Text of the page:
NEW BRUNSWICK, NJ—North Brunswick Police Department confirmed that over a two-day span, the department executed two different motor vehicle stops that resulted in motorists leaving the stops and fleeing into New Brunswick, resulting in crashes both times.
City police were surprised to see several North Brunswick police cruisers engaged in a car chase in the Hub City on the evening of January 1.
At 8:02pm, North Brunswick police executed a motor vehicle stop at Livingston Avenue and Nassau Street, on the border of the two towns.
According to North Brunswick Police Captain Brian Hoiberg, 36-year-old Edwin Williams of New Brunswick had been pulled over but took off while officers were speaking with him.
Williams’ didn’t make it far, before allegedly crashing into an unmarked New Brunswick police vehicle on Joyce Kilmer Avenue, and then backing into a North Brunswick police vehicle.
According to Hoiberg, no one was injured in the crashes, which occurred at the intersection with Stratford Place, which is also known as Howard Street.
According to police radio transmissions, it was not a crash involving a New Brunswick police vehicle over the weekend. The following evening, NBPD unit #959 was damaged in a crash on Jersey Avenue.
New Brunswick Police Department did not respond to requests for information about these incidents. Police Director Anthony Caputo is insisting on eliminating the public’s ability to listen to police radio transmissions in early 2016.
Williams was taken to jail and bail was set at $75,000, according to Hoiberg. He was charged with assault, possession of marijuana, eluding, and resisting arrest.
About 30 minutes later, the intersection was a crime scene and, behind the police tape, there was a vehicle parked askew with its trunk open.
It all happened quickly, just minutes after an observant city officer spotted a number of out-of-town police vehicles in the Fourth Ward of the city.
Hoiberg told New Brunswick Today that he wasn’t sure if North Brunswick had “fully” notified city police of their pursuit because it had not gotten far into New Brunswick.
New Brunswick Police spotted the out-of-town officers at Joyce Kilmer and Sanford Street, some 13 blocks into the Hub City, at about 8:15pm.
“Did you have North Brunswick in town with anything?” the New Brunswick officer asked a dispatcher.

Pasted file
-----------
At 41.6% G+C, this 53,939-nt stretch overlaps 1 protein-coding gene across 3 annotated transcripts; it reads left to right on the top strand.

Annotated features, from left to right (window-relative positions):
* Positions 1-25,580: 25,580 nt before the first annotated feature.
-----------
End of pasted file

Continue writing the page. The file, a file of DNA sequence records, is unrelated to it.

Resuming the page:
“They’ve got like three or four cars going down Sanford, making a left on [Joyce Kilmer],” the officer indicated.
The dispatcher confirmed they had not been notfied of any North Brunswick PD activity in the Hub City: “We haven’t been told anything.”
For his part, Hoiberg says his department “always” notifies other departments when a pursuit leads them into another community.
“We always do. I dont know if that notification had taken place yet… By the time our car radios our headquarters, our headquarters call their headquarters, and their headquarters puts it out on the radio, sometimes that takes a little bit of time.”
The pursuit was the second time in as many days that township police pulled someone over, only to have them take off and lead them on a pursuit into New Brunswick.
On December 31 at about 2:30pm, Hoiberg says a traffic officer pulled someone over at Hermann Road and Linwood Place in North Brunswick.
“As the officer was getting ready to approach, he took off through a residential neighborhood and… into New Brunswick.”
Hoiberg confirmed that shortly after township police chased the suspect into New Brunswick, they “broke off” the pursuit, meaning they stopped pursuing the suspect.
“They were advised a couple minutes later that the vehicle was involved in an accident in New Brunswick,” said Hoiberg, who added that the suspect got away because no one was there to give chase.
Charlie is the founder and editor of New Brunswick Today, and the winner of the Awbrey Award for Community-Oriented Local Journalism. He is a proud Rutgers University journalism graduate, a community organizer, and a former independent candidate for mayor of New Brunswick.